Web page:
Thursday, June 03, 2010

Lingering Items--Judgment Edition

Armando Galarraga was denied perfection Wednesday evening and in the process may have helped to save baseball. Or not.

When Galarraga of the Detroit Tigers entered the ninth inning Wednesday night against the Indians, a perfect game was just three outs away. Moments later it was two and then one. But somewhere along the path he took from the pitchers mound to cover first base on a grounder hit by Jason Donald to the gap between first and second base, Galarraga lost his chance of history due to one of the great choke jobs in baseball history.

When umpire Jim Joyce signaled safe on a bang-bang play at first it was the embodiment of both the beauty and consternation of sports and their frustrating lack of precision. Pick up a copy of the baseball rule book and you’ll have trouble finding a page where the phrase “in the judgment of the umpire” isn’t used. That’s the bargain anyone who’s ever played the game signed on for.

It was the ill-considered judgment of Joyce that came at the precise flashpoint where speed, nerves and history coalesced at the most critical moment that cost Galarraga his place in history. And yet, the alternative for Joyce or any of his fellow umps that night wasn’t much better. Had Donald, for example, actually beaten the throw only to have been called out in order to preserve a perfect game, Galarraga’s achievement would have always been tarnished.

In other words, Joyce found himself at the wrong place at the wrong time with only one exit route: get the call right. Whatever instinct made Joyce think Donald was safe when he was clearly out will now haunt him for the rest of his career every bit as much as Galarraga’s probably only real shot at perfection will haunt him.

Now, of course, will come the usual scream and cries for instant replay. And perhaps if major league baseball were run by almost anyone other than Bud Selig, I’d say that Joyce’s handiwork might actually be the springboard for baseball fully embracing technology.

But this is Selig we’re talking about and thus the chance of him doing anything more than dithering until the latest ground swell dies out is nearly non-existent. Sure, he’s talking about considering expanding instant replay. But Bud thinks a lot. That’s never been his problem. Action, on the other hand, is as foreign to him as good taste is to Lady Gaga.

To Joyce’s credit he quickly acknowledged his colossal mistake and apologized to Galarraga. The question though is why does this type of scene have to play out at all? Why can’t baseball be proactive and find a way to make technology work for them instead of treating it as if it’s just another passing fad?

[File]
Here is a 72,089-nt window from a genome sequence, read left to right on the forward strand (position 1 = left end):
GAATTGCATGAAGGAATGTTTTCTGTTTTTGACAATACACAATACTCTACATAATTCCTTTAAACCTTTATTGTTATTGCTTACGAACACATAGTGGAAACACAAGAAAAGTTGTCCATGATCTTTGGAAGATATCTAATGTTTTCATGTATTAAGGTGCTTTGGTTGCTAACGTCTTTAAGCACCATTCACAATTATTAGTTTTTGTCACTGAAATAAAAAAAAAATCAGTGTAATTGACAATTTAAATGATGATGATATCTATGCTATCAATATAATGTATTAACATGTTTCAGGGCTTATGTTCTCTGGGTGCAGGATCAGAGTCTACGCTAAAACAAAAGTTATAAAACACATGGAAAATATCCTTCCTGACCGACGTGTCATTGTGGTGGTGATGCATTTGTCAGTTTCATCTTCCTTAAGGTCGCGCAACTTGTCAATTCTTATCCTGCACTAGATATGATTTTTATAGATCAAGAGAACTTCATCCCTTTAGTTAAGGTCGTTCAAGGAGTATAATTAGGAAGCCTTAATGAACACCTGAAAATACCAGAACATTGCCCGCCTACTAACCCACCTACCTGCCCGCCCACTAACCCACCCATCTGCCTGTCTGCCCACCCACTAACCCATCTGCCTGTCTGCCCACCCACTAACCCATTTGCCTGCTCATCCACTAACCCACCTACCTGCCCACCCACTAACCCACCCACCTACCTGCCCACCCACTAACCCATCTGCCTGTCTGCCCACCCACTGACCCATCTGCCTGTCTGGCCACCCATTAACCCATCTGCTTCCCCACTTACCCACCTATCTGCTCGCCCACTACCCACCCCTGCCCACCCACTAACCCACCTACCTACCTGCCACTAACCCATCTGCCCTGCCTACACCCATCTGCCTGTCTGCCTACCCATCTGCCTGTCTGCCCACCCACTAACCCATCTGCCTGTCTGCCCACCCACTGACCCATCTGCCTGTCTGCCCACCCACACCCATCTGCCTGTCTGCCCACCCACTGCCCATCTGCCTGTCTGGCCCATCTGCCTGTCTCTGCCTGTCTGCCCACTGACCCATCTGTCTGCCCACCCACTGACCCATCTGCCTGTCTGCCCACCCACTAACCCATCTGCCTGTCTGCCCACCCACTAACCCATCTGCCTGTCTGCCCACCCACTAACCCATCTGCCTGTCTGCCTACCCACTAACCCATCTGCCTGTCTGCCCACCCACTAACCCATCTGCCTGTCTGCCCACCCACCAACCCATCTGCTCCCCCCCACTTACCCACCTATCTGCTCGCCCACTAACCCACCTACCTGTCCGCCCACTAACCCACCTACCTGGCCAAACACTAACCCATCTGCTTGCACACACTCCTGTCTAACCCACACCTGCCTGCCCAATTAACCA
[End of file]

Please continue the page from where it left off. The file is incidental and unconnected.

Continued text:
Some of that is wrapped up in the traditions of the sport. Baseball purists, which represents far less of the sport’s fans than they would ever admit, tend to think of baseball as it was played by Babe Ruth in the 1920s. Any change from that construct induces panic. They still get hives knowing that uniforms are no longer made out of 100% wool. To them the designated hitter is still an abomination on the game.

The rest of baseball fans, however, mostly don’t give a crap either way. If pushed they’d probably venture an opinion but if better technology were thrust upon them they’d accept and move on to more pressing needs, like cutting the grass before it rains again.

It usually takes the considered judgment of decision makers to act on a glaring problem illuminated by the ill-considered judgment of another. If baseball can find a positive path forward out of this mess it will be of little solace to either Joyce or Galarraga but it will be of great solace to the sport itself.


Speaking of judgment, it looks like Ben Roethlisberger is taking a deep dive of his own into the incredibly poor and reckless conduct he’s engaged in over the last few years.

Attending the Steelers’ “voluntary” off-season training activities, Roethlisberger finally took a few questions from reporters. While the questions to that point were softballs, the Steelers’ public relations rep cut off any further questions, probably for fear that Roethlisberger would be asked directly about the night the lights went out for him in Georgia.

Roethlisberger mostly said the right things about evaluating his own life, taking stock of his abject stupidity and making some positive changes. He also bracketed it in the context of the hard line laid down on him by NFL commissioner Roger Goodell.

It would have been nice if Roethlisberger had made a more direct reference to the fact that he’s essentially a twice-accused sex offender or to the fact that most of his problems seem to stem from an inability to hold his liquor. Had that occurred Roethlisberger might have given the fans of the Steelers some comfort that he has a good grasp on his growing list of personal flaws. Instead, by bracketing everything in the context of doing what it takes to reduce a 6-game suspension to 4, Roethlisberger came across mostly like a guy pleading his case to a parole board and was just as convincing.